The UK’s aid engagement with China
An information note providing a factual account of how UK aid has been spent by government departments supporting China’s own development, partnering with China on global development challenges, and working with third countries on their engagement with China.
We published our information note on the UK’s aid engagement with China in April 2021, and identified four lines of inquiry that merit further scrutiny. In July, we published an update providing further information following the Foreign Secretary’s announcement that the Foreign, Commonwealth and Development Office’s (FCDO) aid to China would be cut.
The International Development Committee held a parliamentary hearing in September 2021. You can find out more in the ‘Further scrutiny‘ tab.
China’s development progress over the last three decades has re-shaped its status and role in the international community. Although China is still defined as a developing country, it is expected to reach the income threshold to graduate from aid eligibility in the next four to six years, and it plays an increasingly important role in the developing world as a donor, investor and trading partner.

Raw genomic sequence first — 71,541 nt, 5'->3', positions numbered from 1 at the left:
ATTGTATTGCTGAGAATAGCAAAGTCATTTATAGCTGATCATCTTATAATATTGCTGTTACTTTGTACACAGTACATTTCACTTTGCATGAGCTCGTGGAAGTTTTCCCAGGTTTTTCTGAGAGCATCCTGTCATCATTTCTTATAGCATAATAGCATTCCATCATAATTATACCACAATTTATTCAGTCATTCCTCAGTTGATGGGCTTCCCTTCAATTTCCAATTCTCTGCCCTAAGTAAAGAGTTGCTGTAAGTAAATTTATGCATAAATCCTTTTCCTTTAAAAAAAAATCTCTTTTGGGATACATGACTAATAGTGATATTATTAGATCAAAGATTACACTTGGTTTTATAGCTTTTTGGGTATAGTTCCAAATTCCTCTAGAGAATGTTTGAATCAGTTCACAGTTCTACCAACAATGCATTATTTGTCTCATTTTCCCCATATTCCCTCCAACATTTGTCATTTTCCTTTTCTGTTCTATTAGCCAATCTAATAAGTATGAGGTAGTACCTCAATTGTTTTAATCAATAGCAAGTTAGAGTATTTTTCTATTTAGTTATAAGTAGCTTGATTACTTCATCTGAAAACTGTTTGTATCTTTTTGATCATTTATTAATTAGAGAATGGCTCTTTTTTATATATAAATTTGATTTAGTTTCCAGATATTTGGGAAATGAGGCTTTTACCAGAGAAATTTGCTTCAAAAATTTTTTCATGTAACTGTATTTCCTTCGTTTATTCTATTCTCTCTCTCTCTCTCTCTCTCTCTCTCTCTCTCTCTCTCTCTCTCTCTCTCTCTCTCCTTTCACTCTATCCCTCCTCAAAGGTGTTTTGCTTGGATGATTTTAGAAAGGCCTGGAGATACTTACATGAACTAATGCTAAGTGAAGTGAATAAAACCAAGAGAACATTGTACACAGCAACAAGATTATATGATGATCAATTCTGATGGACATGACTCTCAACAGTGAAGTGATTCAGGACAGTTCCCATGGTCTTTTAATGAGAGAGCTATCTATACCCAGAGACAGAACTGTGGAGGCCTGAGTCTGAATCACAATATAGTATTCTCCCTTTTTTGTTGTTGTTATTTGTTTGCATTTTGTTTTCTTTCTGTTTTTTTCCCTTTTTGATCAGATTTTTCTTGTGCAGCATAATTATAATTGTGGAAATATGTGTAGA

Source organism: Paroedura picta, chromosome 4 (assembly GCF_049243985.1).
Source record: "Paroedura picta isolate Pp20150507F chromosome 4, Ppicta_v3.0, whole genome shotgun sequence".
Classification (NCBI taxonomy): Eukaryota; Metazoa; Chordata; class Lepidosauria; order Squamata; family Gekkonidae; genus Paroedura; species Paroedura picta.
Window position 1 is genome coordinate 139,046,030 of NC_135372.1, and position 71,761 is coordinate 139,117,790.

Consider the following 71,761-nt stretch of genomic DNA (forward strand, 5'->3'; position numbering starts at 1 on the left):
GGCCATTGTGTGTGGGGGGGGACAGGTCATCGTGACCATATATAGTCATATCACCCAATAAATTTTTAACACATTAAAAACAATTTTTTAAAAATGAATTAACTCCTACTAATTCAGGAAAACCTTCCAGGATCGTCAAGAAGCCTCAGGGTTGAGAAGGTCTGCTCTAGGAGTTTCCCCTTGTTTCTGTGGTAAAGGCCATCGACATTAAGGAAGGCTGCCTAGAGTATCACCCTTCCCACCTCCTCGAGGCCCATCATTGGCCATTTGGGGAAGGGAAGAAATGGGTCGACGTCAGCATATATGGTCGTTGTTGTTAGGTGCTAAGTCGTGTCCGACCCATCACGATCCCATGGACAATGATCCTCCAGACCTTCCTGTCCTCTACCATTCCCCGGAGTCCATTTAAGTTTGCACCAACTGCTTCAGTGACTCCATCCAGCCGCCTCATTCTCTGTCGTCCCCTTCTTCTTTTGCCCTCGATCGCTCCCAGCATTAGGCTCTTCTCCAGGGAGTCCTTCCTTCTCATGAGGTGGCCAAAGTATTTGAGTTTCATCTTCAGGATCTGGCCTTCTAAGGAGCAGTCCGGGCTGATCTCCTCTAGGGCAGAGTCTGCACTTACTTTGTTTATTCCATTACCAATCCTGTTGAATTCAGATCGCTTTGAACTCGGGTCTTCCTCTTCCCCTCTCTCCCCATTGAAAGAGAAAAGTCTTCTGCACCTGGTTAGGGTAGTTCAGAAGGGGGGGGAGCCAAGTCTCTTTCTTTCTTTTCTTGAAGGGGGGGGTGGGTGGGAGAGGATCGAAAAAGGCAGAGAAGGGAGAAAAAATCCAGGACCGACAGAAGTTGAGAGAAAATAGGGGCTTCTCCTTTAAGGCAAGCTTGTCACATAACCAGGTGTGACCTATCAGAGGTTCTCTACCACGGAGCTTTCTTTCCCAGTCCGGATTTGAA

In 2011, the former Department for International Development (DFID) announced it would no longer provide official development assistance (ODA) to China, or support its domestic development. Instead, it would work with China to shape its role in the world, including its engagement with Africa and other developing regions – and in 2015, a new partnership between the UK and China was announced to tackle global development issues.
Other government departments, including the Department for Business, Energy and Industrial Strategy (BEIS), the Prosperity Fund and the Department of Health and Social Care (DHSC), scaled up their aid spend since 2015, putting in place new partnerships with China in areas such as research and innovation, health and climate change. Information in the public domain about this aid spend has been limited.
This information note aims to shed more light on the subject by providing an account of the nature and objectives of UK development cooperation with China. Its purpose is to improve transparency and support informed discussion among parliamentarians and other interested actors.
As an information note, it does not make evaluative judgments or make recommendations.